Having heard a lot of the 'evidence' presented by people who believe stuff the rest of society views as distorted, I can only come to the conclusion that their skewed perspectives are based on misinterpretation or outright manipulation of available data and distrust of science and professional analysis to the point that they seek out contradictions that don't exist... in other words, they make stuff up and spread it repeatedly to create circular references from like-minded people.

The Psychopathy of the Deniers

It doesn't matter what the issue is that grabs global attention and concern; Holocaust, Climate Change, or COVID-19, or even vaccinations in general... there are always deniers.

It seems to me that these people have a desire to be right at all costs that they'll overlook any evidence that there is reason to be concerned enough to take some preventative measures for the greater good.

There is no critical thought whatsoever active in the mind of a denier - they just cover their ears (or eyes) and block out anything that doesn't support their counterpoints. So, what's the counterpoints they go to: "Everyone is over-reacting.", "It's not as bad as people are making it seem.", "The evidence isn't solid science or a good representation of the overall scope - i.e. 'It only represents .00082% of the population'".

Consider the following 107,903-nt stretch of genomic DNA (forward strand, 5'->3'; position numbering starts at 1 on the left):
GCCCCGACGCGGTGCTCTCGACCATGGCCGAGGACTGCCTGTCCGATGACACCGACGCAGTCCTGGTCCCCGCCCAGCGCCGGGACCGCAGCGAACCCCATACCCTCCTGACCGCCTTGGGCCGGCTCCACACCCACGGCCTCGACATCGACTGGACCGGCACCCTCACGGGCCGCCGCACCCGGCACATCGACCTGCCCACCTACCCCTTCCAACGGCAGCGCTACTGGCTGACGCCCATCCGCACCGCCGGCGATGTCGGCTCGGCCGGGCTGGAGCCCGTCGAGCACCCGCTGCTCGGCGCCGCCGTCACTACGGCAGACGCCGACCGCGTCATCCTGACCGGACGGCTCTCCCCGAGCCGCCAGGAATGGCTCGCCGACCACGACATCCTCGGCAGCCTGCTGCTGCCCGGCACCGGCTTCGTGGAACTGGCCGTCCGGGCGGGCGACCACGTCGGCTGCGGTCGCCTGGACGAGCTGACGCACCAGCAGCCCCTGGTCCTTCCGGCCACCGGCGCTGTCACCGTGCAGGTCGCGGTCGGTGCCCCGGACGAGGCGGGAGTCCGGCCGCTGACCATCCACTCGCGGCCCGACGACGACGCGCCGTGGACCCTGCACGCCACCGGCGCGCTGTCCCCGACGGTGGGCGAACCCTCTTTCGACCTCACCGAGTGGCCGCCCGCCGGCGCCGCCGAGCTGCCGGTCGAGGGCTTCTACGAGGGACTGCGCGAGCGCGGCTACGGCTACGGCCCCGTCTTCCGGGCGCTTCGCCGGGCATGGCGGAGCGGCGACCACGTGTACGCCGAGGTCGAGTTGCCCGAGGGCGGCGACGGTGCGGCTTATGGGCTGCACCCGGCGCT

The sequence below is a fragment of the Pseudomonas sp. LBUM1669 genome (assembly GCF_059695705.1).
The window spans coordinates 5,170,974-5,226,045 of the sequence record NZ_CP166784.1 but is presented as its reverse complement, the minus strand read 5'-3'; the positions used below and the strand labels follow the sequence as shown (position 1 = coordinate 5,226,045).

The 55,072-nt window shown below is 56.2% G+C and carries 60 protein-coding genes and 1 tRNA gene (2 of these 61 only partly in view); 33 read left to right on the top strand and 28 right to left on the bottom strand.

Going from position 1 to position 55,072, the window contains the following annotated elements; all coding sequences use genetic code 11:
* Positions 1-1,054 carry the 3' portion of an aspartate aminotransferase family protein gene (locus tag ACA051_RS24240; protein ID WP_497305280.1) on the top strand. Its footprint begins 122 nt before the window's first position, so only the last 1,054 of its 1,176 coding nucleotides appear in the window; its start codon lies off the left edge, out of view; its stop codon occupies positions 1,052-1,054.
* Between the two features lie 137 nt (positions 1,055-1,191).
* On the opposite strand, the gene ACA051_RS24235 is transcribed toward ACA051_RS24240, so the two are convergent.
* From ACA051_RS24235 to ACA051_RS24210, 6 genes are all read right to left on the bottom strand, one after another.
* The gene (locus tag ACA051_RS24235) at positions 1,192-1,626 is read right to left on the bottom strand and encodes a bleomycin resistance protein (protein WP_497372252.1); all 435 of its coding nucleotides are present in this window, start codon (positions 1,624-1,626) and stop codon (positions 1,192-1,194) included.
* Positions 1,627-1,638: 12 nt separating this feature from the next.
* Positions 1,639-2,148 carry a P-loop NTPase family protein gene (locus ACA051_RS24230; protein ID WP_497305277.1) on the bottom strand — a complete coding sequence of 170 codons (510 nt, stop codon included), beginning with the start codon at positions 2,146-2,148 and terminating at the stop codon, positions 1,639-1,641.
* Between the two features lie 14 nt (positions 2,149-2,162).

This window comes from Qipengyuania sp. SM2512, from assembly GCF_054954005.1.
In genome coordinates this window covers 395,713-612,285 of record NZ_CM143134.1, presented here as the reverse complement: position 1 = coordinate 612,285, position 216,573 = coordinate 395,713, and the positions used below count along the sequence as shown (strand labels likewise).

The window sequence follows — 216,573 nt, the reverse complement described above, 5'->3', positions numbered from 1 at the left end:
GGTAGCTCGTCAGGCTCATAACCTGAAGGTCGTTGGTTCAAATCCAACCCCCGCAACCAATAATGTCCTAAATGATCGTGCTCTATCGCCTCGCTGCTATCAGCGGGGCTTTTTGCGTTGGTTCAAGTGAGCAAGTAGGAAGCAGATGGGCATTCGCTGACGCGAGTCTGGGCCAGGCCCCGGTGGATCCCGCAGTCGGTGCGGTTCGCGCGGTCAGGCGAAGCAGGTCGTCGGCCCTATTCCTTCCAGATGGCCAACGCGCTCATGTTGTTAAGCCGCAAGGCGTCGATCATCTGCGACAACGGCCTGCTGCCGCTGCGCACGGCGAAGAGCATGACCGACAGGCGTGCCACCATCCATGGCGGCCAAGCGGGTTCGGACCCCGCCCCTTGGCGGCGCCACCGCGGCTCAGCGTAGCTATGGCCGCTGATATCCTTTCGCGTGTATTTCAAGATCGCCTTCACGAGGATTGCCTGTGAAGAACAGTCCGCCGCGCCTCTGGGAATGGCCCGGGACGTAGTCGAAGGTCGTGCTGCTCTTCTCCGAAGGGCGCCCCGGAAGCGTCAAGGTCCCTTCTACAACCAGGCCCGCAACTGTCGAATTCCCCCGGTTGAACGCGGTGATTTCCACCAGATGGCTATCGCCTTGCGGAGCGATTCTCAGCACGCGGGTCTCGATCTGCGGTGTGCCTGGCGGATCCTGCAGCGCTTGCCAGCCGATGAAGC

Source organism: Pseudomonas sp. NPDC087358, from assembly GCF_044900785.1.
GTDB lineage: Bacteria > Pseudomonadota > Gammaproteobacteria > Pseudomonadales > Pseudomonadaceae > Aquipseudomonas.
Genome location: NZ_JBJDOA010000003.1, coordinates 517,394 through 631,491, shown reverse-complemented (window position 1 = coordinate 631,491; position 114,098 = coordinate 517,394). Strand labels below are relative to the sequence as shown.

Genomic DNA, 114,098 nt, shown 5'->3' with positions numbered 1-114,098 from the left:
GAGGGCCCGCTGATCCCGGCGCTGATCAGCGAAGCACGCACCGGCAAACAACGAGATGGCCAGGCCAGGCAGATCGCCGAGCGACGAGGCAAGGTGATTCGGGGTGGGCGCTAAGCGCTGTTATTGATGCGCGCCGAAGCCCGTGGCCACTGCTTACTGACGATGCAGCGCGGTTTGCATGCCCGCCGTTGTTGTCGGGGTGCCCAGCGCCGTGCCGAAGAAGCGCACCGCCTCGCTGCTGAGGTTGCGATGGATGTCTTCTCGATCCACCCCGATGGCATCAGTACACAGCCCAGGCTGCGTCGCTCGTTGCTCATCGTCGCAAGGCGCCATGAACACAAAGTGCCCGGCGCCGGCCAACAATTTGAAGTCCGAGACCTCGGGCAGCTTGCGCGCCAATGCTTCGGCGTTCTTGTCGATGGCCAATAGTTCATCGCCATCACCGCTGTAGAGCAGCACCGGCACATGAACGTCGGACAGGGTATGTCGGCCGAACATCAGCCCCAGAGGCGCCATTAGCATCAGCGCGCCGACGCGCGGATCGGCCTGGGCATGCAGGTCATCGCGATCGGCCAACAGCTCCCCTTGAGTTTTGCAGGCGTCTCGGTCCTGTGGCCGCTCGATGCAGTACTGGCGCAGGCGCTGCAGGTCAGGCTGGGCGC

It's true that you can use stats to say anything you want them to, especially if you can take them out of context and not address what that small percentage actually represents.

In the case of COVID-19, sure - the population of the world is several billion and a couple hundred thousand infected is a small percentage world-wide... but that does NOT mean it is not a very good indicator of rapid spread of a disease.

I am having a very hard time comprehending the audacity of people who think they are immune to any risk of catching a disease simply based on the current percentages in their country - and their lack of understanding that one person... just one - can become a trigger that changes everything in the lives of their neighbours, if not them.

It simply makes sense to do 'something' rather than broadcasting some ill-informed insistence that people should not be trying to ensure they don't spread the disease.

It is pure self-centered, egotistical, and antisocial behaviour. It's detrimental to pretend that the children and elderly near us aren't at risk by a lack of doing 'something' on our part, and worse by aiding the spread of misinformation (and in this case the disease) by insisting that others are taking things too seriously.

Critical Thinking is not about being critical of others.

After hearing that some people think that Critical Thinking is about thinking ethically, I had to once again question my self - Do I really know what I'm talking about when I refer to critical thinking? So luckily, there's this thing called google which helped me find several nice definitions, but as it turns out it also pointed me to a thing called wikipedia that had a more lengthy description:

"Critical Thinking is the analysis of facts to form a judgment." I'll stop there for a second, as that is pretty much the very basic definition and this is all that is really needed to realize that it has nothing to do with making ethical choices.